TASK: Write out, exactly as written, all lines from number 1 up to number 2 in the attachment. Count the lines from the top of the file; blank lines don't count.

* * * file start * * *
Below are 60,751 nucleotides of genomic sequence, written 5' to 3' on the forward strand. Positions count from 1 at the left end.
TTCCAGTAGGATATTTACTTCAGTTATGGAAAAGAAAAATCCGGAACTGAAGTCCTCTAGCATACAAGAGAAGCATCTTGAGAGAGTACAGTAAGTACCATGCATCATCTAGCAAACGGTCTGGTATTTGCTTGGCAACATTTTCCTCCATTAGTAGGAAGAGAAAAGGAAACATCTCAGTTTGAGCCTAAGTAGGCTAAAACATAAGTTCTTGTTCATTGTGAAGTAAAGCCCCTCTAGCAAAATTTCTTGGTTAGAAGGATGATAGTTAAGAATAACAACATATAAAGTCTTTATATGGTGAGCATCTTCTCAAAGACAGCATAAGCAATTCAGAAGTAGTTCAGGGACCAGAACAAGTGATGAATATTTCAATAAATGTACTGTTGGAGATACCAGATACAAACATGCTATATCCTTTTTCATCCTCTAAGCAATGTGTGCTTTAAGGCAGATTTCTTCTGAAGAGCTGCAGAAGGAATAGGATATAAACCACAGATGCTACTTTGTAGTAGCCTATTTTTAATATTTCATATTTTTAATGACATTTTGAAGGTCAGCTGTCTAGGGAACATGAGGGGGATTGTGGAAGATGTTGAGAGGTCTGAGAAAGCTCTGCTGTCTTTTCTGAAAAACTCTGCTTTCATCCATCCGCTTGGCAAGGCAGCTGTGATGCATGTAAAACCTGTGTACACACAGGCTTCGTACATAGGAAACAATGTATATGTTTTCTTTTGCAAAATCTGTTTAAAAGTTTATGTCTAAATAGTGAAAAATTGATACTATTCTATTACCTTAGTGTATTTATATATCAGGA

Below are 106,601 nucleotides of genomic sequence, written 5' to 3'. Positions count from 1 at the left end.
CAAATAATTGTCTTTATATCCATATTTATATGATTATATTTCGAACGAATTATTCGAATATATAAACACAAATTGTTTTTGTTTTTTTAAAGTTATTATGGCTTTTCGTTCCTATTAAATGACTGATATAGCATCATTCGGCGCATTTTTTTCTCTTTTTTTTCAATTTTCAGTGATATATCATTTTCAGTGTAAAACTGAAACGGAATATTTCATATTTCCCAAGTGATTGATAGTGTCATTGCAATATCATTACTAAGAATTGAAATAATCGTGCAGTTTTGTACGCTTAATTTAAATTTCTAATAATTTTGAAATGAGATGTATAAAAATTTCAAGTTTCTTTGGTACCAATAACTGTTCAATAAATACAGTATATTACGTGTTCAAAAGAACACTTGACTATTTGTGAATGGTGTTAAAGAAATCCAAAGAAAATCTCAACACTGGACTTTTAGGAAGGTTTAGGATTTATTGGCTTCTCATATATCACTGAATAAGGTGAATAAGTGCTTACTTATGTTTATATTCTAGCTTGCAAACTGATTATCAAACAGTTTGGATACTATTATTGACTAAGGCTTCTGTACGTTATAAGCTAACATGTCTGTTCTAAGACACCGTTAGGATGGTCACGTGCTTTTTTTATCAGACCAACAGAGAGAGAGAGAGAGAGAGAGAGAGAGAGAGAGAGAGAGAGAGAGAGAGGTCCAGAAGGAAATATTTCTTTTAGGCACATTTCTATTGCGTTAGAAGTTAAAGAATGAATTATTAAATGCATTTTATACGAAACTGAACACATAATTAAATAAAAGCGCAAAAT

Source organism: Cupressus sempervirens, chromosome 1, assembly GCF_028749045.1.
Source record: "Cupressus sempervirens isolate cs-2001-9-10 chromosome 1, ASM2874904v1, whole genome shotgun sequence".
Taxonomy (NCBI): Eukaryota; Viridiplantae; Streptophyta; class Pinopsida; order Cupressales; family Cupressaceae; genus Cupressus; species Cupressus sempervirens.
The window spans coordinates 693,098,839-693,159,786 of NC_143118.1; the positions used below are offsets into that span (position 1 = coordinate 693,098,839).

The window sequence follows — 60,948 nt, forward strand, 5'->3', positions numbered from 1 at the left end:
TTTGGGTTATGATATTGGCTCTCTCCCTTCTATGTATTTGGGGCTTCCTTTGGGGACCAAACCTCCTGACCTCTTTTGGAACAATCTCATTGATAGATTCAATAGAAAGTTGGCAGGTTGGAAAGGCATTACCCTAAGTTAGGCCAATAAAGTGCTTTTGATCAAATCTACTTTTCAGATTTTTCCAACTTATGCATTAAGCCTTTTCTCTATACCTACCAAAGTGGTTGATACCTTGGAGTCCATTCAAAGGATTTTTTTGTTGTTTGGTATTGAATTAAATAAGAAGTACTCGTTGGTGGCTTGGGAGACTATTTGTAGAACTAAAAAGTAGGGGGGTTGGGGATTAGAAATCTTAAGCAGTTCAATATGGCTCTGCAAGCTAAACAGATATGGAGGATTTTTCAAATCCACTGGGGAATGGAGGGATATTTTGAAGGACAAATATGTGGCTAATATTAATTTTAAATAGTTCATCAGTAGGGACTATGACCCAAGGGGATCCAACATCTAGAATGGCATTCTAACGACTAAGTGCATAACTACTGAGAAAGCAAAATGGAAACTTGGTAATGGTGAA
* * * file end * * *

Below are 60,751 nucleotides of genomic sequence, written 5' to 3' on the forward strand. Positions count from 1 at the left end.
TTCCAGTAGGATATTTACTTCAGTTATGGAAAAGAAAAATCCGGAACTGAAGTCCTCTAGCATACAAGAGAAGCATCTTGAGAGAGTACAGTAAGTACCATGCATCATCTAGCAAACGGTCTGGTATTTGCTTGGCAACATTTTCCTCCATTAGTAGGAAGAGAAAAGGAAACATCTCAGTTTGAGCCTAAGTAGGCTAAAACATAAGTTCTTGTTCATTGTGAAGTAAAGCCCCTCTAGCAAAATTTCTTGGTTAGAAGGATGATAGTTAAGAATAACAACATATAAAGTCTTTATATGGTGAGCATCTTCTCAAAGACAGCATAAGCAATTCAGAAGTAGTTCAGGGACCAGAACAAGTGATGAATATTTCAATAAATGTACTGTTGGAGATACCAGATACAAACATGCTATATCCTTTTTCATCCTCTAAGCAATGTGTGCTTTAAGGCAGATTTCTTCTGAAGAGCTGCAGAAGGAATAGGATATAAACCACAGATGCTACTTTGTAGTAGCCTATTTTTAATATTTCATATTTTTAATGACATTTTGAAGGTCAGCTGTCTAGGGAACATGAGGGGGATTGTGGAAGATGTTGAGAGGTCTGAGAAAGCTCTGCTGTCTTTTCTGAAAAACTCTGCTTTCATCCATCCGCTTGGCAAGGCAGCTGTGATGCATGTAAAACCTGTGTACACACAGGCTTCGTACATAGGAAACAATGTATATGTTTTCTTTTGCAAAATCTGTTTAAAAGTTTATGTCTAAATAGTGAAAAATTGATACTATTCTATTACCTTAGTGTATTTATATATCAGGA